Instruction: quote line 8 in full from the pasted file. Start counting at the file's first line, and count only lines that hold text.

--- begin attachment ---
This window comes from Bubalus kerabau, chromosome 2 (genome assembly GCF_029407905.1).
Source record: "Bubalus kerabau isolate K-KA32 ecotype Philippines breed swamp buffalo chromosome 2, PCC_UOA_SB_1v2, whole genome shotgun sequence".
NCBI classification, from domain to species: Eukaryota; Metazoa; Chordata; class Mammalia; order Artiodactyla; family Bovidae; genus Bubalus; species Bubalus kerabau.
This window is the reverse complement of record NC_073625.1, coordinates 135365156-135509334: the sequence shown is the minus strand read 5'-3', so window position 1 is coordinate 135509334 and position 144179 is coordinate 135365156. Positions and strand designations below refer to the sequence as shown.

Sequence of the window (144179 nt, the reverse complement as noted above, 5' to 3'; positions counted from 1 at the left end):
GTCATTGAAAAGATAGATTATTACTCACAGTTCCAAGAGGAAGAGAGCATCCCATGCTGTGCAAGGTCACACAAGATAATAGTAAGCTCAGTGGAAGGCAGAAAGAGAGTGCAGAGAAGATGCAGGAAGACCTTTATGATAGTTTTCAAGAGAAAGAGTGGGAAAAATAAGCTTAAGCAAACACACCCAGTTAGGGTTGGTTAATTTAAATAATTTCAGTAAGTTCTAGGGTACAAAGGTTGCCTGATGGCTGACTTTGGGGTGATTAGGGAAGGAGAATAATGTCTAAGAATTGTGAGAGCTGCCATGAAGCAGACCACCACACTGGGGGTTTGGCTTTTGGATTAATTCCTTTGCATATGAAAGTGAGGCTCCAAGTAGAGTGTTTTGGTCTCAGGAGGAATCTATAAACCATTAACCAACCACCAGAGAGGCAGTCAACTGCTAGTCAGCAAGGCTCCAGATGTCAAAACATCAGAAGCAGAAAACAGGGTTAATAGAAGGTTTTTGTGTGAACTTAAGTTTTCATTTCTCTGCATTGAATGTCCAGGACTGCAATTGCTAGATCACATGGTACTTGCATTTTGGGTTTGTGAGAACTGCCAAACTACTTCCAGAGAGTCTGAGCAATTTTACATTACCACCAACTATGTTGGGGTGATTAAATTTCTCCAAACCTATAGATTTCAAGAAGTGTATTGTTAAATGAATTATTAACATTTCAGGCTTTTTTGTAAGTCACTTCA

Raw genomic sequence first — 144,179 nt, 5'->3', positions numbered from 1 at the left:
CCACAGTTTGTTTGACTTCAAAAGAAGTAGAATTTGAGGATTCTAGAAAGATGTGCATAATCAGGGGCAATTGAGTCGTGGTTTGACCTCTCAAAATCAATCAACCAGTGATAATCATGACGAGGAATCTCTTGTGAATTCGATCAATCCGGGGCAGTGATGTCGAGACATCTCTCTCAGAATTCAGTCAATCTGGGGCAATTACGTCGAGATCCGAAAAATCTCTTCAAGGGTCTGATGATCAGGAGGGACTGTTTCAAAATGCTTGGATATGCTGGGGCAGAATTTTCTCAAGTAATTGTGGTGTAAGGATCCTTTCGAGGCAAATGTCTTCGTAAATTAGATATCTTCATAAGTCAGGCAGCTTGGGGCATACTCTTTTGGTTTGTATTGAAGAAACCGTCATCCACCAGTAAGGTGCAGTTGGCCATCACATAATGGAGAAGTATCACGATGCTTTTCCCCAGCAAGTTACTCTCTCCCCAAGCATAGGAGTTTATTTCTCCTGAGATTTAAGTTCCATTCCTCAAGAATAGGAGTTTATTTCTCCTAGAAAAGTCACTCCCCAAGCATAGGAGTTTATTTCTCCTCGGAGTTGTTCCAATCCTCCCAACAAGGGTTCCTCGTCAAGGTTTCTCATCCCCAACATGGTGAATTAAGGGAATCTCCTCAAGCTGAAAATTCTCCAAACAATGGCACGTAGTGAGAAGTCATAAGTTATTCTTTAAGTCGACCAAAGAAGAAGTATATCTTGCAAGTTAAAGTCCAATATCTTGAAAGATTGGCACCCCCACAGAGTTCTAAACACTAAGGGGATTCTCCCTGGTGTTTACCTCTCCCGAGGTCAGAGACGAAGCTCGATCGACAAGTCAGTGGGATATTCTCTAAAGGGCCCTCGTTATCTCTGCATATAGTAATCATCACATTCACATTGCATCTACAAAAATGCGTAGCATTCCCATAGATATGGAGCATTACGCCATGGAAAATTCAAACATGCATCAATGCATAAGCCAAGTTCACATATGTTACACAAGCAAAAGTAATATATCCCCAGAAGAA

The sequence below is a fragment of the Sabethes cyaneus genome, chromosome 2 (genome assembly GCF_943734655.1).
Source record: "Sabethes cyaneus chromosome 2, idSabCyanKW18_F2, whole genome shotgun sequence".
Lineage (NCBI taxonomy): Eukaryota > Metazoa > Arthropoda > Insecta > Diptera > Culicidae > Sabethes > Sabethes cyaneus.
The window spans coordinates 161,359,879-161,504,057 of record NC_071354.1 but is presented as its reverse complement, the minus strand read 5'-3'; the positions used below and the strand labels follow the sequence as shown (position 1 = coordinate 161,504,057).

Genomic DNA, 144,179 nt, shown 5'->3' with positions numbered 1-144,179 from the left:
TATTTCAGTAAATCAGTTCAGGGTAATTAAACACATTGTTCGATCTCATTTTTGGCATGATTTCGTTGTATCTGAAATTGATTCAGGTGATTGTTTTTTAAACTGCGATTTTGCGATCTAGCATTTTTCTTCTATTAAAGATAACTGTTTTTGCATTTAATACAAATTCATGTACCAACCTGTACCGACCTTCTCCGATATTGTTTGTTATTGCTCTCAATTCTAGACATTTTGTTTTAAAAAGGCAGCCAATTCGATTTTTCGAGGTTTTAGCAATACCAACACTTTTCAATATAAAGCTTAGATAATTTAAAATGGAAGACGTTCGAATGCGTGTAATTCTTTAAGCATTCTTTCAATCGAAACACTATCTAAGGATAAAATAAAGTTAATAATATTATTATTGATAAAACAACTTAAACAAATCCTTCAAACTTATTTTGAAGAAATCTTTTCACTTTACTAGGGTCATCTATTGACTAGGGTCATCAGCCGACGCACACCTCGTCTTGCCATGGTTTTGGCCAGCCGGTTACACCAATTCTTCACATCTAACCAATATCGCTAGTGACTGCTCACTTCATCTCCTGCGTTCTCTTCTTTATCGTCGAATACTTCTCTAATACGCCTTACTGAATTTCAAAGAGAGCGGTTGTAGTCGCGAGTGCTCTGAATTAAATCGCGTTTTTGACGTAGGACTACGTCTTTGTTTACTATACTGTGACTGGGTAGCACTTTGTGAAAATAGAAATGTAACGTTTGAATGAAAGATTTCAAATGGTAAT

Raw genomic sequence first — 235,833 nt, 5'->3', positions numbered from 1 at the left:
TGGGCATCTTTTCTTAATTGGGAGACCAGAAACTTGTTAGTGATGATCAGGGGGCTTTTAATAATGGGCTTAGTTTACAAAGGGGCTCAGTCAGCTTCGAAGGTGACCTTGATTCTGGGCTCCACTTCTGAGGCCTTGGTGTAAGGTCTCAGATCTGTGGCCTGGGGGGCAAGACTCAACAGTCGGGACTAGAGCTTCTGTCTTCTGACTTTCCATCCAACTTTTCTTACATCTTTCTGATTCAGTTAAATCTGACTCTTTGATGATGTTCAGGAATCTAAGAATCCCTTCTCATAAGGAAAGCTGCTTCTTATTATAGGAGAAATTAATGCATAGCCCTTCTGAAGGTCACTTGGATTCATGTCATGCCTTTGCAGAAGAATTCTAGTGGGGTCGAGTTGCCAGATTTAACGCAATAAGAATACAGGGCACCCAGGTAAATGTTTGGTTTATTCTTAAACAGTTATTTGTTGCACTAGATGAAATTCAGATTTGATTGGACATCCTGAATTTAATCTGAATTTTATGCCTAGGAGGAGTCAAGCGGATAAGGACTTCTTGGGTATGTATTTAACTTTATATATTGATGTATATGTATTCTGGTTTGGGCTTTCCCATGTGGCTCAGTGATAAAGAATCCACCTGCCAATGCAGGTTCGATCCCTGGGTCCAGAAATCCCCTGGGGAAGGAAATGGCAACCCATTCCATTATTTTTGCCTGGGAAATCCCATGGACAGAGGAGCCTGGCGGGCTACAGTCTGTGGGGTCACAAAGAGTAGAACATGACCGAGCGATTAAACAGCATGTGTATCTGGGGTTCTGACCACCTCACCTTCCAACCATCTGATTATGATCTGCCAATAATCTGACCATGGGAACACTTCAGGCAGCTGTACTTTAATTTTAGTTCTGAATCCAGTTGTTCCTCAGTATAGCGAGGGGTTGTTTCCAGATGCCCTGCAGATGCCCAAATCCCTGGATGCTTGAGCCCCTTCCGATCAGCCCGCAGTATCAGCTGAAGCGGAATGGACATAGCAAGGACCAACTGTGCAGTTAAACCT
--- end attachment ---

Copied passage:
CCACAGTTTGTTTGACTTCAAAAGAAGTAGAATTTGAGGATTCTAGAAAGATGTGCATAATCAGGGGCAATTGAGTCGTGGTTTGACCTCTCAAAATCAATCAACCAGTGATAATCATGACGAGGAATCTCTTGTGAATTCGATCAATCCGGGGCAGTGATGTCGAGACATCTCTCTCAGAATTCAGTCAATCTGGGGCAATTACGTCGAGATCCGAAAAATCTCTTCAAGGGTCTGATGATCAGGAGGGACTGTTTCAAAATGCTTGGATATGCTGGGGCAGAATTTTCTCAAGTAATTGTGGTGTAAGGATCCTTTCGAGGCAAATGTCTTCGTAAATTAGATATCTTCATAAGTCAGGCAGCTTGGGGCATACTCTTTTGGTTTGTATTGAAGAAACCGTCATCCACCAGTAAGGTGCAGTTGGCCATCACATAATGGAGAAGTATCACGATGCTTTTCCCCAGCAAGTTACTCTCTCCCCAAGCATAGGAGTTTATTTCTCCTGAGATTTAAGTTCCATTCCTCAAGAATAGGAGTTTATTTCTCCTAGAAAAGTCACTCCCCAAGCATAGGAGTTTATTTCTCCTCGGAGTTGTTCCAATCCTCCCAACAAGGGTTCCTCGTCAAGGTTTCTCATCCCCAACATGGTGAATTAAGGGAATCTCCTCAAGCTGAAAATTCTCCAAACAATGGCACGTAGTGAGAAGTCATAAGTTATTCTTTAAGTCGACCAAAGAAGAAGTATATCTTGCAAGTTAAAGTCCAATATCTTGAAAGATTGGCACCCCCACAGAGTTCTAAACACTAAGGGGATTCTCCCTGGTGTTTACCTCTCCCGAGGTCAGAGACGAAGCTCGATCGACAAGTCAGTGGGATATTCTCTAAAGGGCCCTCGTTATCTCTGCATATAGTAATCATCACATTCACATTGCATCTACAAAAATGCGTAGCATTCCCATAGATATGGAGCATTACGCCATGGAAAATTCAAACATGCATCAATGCATAAGCCAAGTTCACATATGTTACACAAGCAAAAGTAATATATCCCCAGAAGAA